East Retford church from the south-west.
East Retford church from the south-west.

The Rev. T. C. B. Chamberlin has kindly forwarded the the following account of East Retford church.

The church of East Retford (dedicated to S. Swithin) is a cruciform structure, comprising nave with clerestory, north and south aisles, south porch, north and south transepts, with two chapels as now rebuilt, forming an east aisle to the north transept, central tower, and chancel with organ chamber and vestry on the south side.

The church occupies a site near the north-eastern boundary of the parish. Its total length from east to west is 138 feet 6 inches; The width across the transepts 85 feet, made up as follows: length of nave and aisles, 60 feet 6 inches ; width of nave, 27 feet; of aisles, each 15 feet; length of north transept and aisle, 26 feet; width of north transept, 20 feet; of chapels now forming aisle, 14 feet; length of south transept, 27 feet; width, 19 feet 4 inches ; length of chancel, 48 feet; width, 19 feet 6 inches. The tower measures internally, north to south, 26 feet; from east to west, 22 feet; about 4 feet must be added in reckoning the extreme length or breadth of the church for the central piers. The nave is 48 feet in height. It is separated from the side aisles, by four arches on each side, supported by three octagonal pillars; the east arches are supported by half pillars, part of the clustered piers which carried the tower before it fell in the seventeenth century, their caps are carved with conventional foliage, the northern cap a good deal repaired. This foliage was followed in the carved work added to the caps of the pillars in the nave in 1855. The piers themselves are octagonal, light, and plain; they were retooled, as was almost all the old stone work, in 1855. A continuous hood moulding runs over the arcading. There is a clerestory of six windows on each side of the nave; the windows are all alike, with three lights, filled with decorated tracery. These seem to have escaped without alteration at the Restoration. Between each of the windows in the south aisle inside the church is a plain bracket. There are five side windows to the south aisle of three principal lights, all of the same device. The tracery was renewed in 1855, and is probably a copy of that which existed previously. These windows are divided externally by buttresses rebuilt on the old bases, panelled, running up as far as the spring of the arch of the windows. A small projecting moulding runs up from the crocheted canopies of each buttress till it meets the moulding below the embattled parapet, with a pinnacle corresponding to each buttress, the hood moulding over the windows dies away into the buttress; the tracery in the upper part of the windows is somewhat stiff, and more of the Perpendicular type than the Decorated.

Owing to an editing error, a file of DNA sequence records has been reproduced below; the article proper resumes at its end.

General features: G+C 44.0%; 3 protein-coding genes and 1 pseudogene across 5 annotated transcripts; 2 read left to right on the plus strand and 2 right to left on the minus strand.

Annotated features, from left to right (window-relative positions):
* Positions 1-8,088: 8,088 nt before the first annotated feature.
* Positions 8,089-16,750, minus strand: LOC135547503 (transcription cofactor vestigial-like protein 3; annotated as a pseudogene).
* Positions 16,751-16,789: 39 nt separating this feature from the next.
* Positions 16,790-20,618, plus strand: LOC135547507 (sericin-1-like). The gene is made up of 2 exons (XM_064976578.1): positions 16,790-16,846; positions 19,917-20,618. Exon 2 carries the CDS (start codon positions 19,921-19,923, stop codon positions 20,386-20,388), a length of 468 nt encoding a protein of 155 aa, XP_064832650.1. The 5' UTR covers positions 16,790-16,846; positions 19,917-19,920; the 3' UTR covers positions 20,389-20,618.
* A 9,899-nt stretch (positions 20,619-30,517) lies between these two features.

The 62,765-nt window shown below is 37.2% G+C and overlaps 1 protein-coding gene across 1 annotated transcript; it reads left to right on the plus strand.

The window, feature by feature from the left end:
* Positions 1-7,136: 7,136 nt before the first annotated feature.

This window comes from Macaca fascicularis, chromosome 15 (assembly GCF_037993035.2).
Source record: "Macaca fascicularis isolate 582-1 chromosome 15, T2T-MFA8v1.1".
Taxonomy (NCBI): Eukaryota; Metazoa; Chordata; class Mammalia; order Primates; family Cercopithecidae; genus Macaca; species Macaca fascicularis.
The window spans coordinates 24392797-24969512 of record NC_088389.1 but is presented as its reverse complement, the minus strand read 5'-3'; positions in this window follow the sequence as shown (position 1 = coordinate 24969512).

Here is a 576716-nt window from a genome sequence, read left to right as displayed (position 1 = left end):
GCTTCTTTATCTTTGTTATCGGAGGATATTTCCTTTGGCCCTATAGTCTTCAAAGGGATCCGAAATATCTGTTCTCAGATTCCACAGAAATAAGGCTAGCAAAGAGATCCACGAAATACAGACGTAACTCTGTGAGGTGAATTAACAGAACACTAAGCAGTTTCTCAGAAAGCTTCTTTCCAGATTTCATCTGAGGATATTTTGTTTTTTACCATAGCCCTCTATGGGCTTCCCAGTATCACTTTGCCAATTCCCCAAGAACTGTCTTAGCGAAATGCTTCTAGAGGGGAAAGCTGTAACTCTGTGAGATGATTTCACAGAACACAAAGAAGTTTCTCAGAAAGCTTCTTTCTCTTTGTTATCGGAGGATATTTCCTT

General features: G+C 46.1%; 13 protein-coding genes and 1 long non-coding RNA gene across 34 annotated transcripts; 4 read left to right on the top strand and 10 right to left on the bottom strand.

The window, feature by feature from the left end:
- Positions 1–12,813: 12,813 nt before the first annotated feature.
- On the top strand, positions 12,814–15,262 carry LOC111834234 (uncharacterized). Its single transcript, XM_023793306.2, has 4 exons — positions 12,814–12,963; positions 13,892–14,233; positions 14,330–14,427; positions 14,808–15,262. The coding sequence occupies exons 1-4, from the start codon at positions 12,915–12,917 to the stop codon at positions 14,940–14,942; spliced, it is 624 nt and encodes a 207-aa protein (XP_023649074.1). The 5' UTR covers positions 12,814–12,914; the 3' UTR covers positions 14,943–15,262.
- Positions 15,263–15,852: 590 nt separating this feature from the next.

The two west windows of the aisles are of rive lights of an ordinary Perpendicular style, set in a flattened four-centred arch; the window in the north aisle is entirely new; the corresponding window in the south aisle has new tracery; the hood moulding is continued below the spring of the arch, and terminates in carved heads. The tracery of the large west window is a modern insertion, it is a good Perpendicular window of five lights, divided by two lines of transom. The doorway into the nave below the large west window is an insertion (1855) of Ancaster, in the Early English style, into the earlier wall of Roche Abbey stone. The south doorway into the nave is original, and is covered by a handsome porch built on the old foundation in 1852, the entrance into which is surmounted by a crocketed moulding terminating in a finial, and the battlemented gable bears a stone cross. On the outer wall of the south aisle, on the west side of the porch, is a sitting figure carved in stone within a pointed oval, being a copy of the older one said to represent Henry III. The church was built in his reign, and Retford was a royal borough.